Other DVCS devs and supporters: Yes, I know you exist and are used in some project and each one of you is like a precious flower, unique with its pros and cons. But Git and Bazaar are the two extremes here, so apply one side or the other depending on whether you think your tool of choice has won or lost.

Everybody: Use a DVCS, it’s a clear improvement over previous tools. Also, read Worse is Better (extended version). And remember it next time around, please. bookmarks for November 26th, 2008 through December 2nd, 2008

  • Crack.NET « Josh Smith on WPF – “Crack.NET is a runtime debugging and scripting tool I made that gives you access to the internals of any .NET desktop application running on your computer.” Greasemonkey for .NET. I wish something like this existed for gobject.
  • Room 101: We have Good news, and we have Bad news – “We will be releasing a Newspeak prototype in the first week of January 2009.” Unfortunately, they’ll also need funding.
  • Neopythonic: Scala? – “Types are just the primary focus of compile-time checking at the moment.” Guido van Rossum’s thought on Scala. bookmarks for November 11th, 2008 through November 14th, 2008 bookmarks for October 29th, 2008 through November 10th, 2008

  • Seed – GNOME Live! – “Seed is a library and interpreter, dynamically bridging (through GObjectIntrospection) the WebKit JavaScriptCore engine, with the GObject type system. In a more concrete sense, Seed enables you to immediately write applications around a significant portion of the GNOME platform, and easily embed JavaScript as a scripting-language in your GObject library.”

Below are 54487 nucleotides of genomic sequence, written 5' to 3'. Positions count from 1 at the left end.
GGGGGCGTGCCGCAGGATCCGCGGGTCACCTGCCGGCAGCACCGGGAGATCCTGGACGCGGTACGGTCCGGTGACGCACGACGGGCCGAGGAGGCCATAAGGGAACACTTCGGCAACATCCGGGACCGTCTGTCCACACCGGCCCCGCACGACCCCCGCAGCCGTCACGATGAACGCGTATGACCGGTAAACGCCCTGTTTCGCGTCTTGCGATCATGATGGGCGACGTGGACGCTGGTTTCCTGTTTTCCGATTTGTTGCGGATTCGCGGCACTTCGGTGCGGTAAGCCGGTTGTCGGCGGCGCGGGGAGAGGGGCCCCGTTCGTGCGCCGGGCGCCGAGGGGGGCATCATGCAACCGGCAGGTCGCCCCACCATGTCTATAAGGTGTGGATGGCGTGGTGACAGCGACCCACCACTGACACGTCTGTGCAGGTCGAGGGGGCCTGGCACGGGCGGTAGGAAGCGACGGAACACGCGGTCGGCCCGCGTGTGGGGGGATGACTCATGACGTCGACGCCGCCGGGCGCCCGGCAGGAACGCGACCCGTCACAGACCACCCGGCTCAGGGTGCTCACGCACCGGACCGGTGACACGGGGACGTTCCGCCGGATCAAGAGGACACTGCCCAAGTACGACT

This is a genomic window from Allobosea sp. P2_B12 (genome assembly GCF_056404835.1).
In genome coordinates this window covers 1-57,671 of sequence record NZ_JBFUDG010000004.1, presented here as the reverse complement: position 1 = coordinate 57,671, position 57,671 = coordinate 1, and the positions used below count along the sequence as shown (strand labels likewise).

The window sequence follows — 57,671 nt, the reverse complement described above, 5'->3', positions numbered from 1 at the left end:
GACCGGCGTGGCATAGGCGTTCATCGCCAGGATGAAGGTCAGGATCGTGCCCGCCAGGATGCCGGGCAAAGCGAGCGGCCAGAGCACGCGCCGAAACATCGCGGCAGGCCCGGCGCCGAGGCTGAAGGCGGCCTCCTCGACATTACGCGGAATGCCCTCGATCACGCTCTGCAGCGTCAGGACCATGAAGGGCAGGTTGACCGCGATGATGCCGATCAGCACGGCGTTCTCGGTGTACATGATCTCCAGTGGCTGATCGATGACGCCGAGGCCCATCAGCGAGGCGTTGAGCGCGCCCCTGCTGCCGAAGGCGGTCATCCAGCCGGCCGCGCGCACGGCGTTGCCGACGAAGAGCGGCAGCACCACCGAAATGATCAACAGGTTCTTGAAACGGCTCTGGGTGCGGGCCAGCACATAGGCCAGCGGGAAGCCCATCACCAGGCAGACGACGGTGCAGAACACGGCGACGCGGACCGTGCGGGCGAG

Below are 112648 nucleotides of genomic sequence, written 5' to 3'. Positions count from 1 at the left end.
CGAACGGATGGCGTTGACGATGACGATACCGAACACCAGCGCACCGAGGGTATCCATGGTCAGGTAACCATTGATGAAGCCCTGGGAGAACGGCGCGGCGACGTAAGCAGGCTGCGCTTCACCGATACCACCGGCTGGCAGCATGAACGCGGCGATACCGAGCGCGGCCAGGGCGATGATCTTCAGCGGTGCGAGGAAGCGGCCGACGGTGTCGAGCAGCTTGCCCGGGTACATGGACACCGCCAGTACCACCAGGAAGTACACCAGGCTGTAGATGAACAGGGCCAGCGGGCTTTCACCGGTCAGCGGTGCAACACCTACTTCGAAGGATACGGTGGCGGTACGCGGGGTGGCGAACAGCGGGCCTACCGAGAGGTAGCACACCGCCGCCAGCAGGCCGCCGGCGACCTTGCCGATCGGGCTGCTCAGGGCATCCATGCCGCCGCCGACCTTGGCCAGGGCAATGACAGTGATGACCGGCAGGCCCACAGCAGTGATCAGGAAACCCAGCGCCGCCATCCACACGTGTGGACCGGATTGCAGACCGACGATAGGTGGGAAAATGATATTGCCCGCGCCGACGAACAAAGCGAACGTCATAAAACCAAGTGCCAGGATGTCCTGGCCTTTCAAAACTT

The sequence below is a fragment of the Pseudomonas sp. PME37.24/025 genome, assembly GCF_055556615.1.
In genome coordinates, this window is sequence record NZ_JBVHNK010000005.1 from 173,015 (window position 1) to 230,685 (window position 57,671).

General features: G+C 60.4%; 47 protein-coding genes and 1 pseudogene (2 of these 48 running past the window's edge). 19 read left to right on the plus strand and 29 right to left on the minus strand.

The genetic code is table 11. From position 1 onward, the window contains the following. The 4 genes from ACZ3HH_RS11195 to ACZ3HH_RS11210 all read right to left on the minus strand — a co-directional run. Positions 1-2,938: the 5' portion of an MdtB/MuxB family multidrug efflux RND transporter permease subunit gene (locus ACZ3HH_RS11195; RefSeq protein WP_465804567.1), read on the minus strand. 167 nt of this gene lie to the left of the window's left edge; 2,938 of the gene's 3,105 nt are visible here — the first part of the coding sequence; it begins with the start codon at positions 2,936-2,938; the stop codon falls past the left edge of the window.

• Room 101: Dynamic IDEs for Dynamic Languages! – “In an IDE written in a dynamic language (such as Smalltalk or Self or Lisp), the IDE code itself can be modified on the fly. This is a double edged sword?”
  • Casual Connect: Sony On Developing for an Open PS2 Platform – ‘The most important information Bain had for his audience was news that, in Europe, the PlayStation 2 “is effectively an open platform,” adding, “You no longer have to submit a game for content approval.”‘ This could be an industry-transforming move. bookmarks for October 20th, 2008 through October 27th, 2008

  • DreamHost Blog » How To Make Money – A good article on banks and hosters.
  • MOAP – Maintenance of a project – Trac – “moap is a swiss army knife for project maintainers and developers. It aims to help in keeping you in the flow of maintaining, developing and releasing, automating whatever tasks can be automated.”
  • Valério Valério?s Blog » BlueMaemo – “BlueMaemo is a remote controller program for the Maemo-powered devices. With BlueMaemo you can turn your Maemo-powered device in a mixed Bluetooth keyboard-and-mouse device through the HID Bluetooth profile.”

The newest version of Indesxifrable, code name “Ningú no ho entén”, available now!

Dear people making announcements, specially on planets:

Please provide a small description of what the project does or at least a link to the main page. “Text Editor” is easy to understand, but many project names are not. What does PiTiVi do, and why is the Simple Timeline gone? What’s a gbrainy and why is it included in a CD? We really want to know!

Thanks and have a good day 🙂 bookmarks for September 26th, 2008 through October 15th, 2008